This article surveys three types of psychological interventions (i.e. individual psychotherapies, group psychotherapies, and psychosocial skills training) for people with schizophrenia regarding their degree of effectiveness. Assuming patients are receiving adequate therapy, this article poses the following questions:
1. Do any of these interventions reduce relapse or psychopathology in persons with schizophrenia?
2. Do any of these interventions improve social or vocational functioning in persons with schizophrenia?
3. For psychosocial skills training, is there evidence that:
· this intervention results in skill acquisition by persons with schizophrenia?
· the effects persist over time?
· the effects generalize from the training setting into “real life”?
As part of their cases studies, the authors used their own patients. But they used more from cases they have unearthed from Psyclit and Medline databases. They discovered that the research literature and case studies on individual and group psychotherapies are outdated (i.e. at least 10 years old) and methodologically flawed. However, those papers on psychosocial skills training are more acceptable. They are very recent and had more “controlled trials.”
Accordingly, individual therapies do not really reduce symptoms, rates of relapse and hospitalization, nor do they help the patient adjust socially (Gomes-Schwartz 1984). Some studies suggest that group psychotherapy may be harmful (Schooler and Keith 1993). Despite the fact that psychosocial skills training appears to be the best of the three types of interventions, studies indicate that this type of therapy at best is limited in terms of the results.
The authors admit that the research methodologies of many of their cited researches and studies are limited or ineffective, so future studies must be made. However, some conclusions can be made:
First, individual or group psychotherapies are ineffective at best and harmful at worst.
Second, psychosocial skills training are effective up to a certain extend but better models must be created to improve outcomes.
Notice that the authors admit that there is a relative lack of merit of for many available literature or studies. This begs the question. Suppose that the research literature and studies available were closer to the ideal, and that the methodologies used by those studies were more sound and credible. Would the conclusions provided by the authors remain the same? The authors desire more reliable and valid studies, so different possible outcomes are likely. If, however, the same conclusions appeared despite better research findings were available, then the conclusions made by the authors would be placed on a more solid footing.
Therefore, in the same way that the concept of schizophrenia is still ill-defined, there exists no totally effective psychological treatment for schizophrenia (or to be more politically correct, to the symptoms which characterize “schizophrenia”).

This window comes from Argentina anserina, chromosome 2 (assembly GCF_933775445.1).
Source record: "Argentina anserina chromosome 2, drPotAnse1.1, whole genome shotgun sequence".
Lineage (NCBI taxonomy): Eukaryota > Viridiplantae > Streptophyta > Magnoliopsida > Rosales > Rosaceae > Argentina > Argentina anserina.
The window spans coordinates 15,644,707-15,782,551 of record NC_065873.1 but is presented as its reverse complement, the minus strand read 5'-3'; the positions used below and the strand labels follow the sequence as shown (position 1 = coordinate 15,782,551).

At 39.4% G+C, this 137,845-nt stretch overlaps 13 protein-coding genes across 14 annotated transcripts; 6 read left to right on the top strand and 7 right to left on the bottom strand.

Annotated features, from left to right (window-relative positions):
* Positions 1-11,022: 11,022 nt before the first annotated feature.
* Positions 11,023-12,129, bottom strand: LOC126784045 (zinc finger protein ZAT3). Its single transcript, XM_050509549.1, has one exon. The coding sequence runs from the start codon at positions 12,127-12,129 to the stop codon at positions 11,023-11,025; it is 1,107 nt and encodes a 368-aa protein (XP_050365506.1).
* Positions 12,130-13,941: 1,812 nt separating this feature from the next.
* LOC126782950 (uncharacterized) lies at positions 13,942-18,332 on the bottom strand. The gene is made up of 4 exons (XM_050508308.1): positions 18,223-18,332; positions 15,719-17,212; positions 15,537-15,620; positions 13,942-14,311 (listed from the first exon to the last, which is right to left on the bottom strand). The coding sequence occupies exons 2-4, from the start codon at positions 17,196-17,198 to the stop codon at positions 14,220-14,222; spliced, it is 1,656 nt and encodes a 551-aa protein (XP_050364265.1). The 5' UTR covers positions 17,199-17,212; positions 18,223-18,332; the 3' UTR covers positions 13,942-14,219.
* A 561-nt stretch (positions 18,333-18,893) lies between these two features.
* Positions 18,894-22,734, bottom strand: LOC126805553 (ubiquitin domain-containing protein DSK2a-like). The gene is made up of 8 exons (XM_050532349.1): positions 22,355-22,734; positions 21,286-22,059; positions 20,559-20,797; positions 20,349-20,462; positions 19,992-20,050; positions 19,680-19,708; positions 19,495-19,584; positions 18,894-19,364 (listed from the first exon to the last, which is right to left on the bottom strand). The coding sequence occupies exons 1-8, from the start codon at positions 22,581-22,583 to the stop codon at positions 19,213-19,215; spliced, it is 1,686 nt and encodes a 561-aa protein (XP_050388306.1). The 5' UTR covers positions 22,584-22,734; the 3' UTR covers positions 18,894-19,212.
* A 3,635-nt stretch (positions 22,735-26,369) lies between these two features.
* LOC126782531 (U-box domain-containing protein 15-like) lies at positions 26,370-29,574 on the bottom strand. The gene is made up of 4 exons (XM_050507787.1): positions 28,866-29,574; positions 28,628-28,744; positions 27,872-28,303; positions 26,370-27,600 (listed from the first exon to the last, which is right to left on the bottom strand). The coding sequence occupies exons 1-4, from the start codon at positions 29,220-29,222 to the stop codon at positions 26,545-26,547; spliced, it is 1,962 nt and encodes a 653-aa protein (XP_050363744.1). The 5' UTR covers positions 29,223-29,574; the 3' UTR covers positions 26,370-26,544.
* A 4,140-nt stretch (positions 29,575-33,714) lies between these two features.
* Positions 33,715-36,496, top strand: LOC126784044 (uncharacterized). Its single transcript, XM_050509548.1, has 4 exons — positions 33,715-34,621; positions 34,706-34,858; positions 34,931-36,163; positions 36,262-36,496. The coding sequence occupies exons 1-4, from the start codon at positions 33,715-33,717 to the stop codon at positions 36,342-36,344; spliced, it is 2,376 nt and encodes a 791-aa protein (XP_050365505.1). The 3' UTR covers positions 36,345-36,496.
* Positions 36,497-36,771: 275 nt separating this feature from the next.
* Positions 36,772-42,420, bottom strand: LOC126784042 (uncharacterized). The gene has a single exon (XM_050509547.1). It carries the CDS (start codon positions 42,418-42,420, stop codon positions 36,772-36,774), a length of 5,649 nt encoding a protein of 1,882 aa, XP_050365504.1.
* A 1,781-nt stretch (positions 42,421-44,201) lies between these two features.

According to p. 497 of our textbook:
Historically, a number of psychosocial treatments have been tried for schizophrenia, reflecting the belief that the disorder results from problems in adapting to the world because of early experiences (Nagel, 1991). Many therapists have thought that individuals who could achieve insight into the presumed role of their personal histories could be safely led to deal with their current situations. Although clinicians who take a psychodynamic or psychoanalytic approach to therapy continue to use this type of treatment, research suggests that their efforts at best may not be beneficial and at worst may be harmful (Mueser & Berenbaum, 1990; Scott & Dixon, 1995b)
The concept of mental illness including schizophrenia is questioned by many psychiatrists from the Anti-psychiatry Movement. The corresponding concept of normality is also an open question. Perhaps, a major overhaul of our conceptions of abnormality may be needed in order to produce more valid and desirable results.
Schizophrenia is a debilitating mental disorder. Its accompanying symptoms render many afflicted people unproductive. So, effective therapy is needed. Even though the concept of schizophrenia (ill-defined to some extent) has been around for a hundred years, no effective and final form of treatment is available. Therefore, research in schizophrenia is a vast and open field. Researchers, from those who have faith in Psychiatry and those from Anti-Psychiatry, are welcome to conduct research and contribute to existing knowledge in search for that holy grail of finding a perfect cure or treatment for schizophrenia, even though schizophrenia (by current convention) has no cure.
It is also the job of students of Abnormal Psychology or Psychiatry to be more aware of current research in schizophrenia. They have to decide as early as possible whether they would want to contribute in future research, since a breakthrough would greatly help many people afflicted with schizophrenia.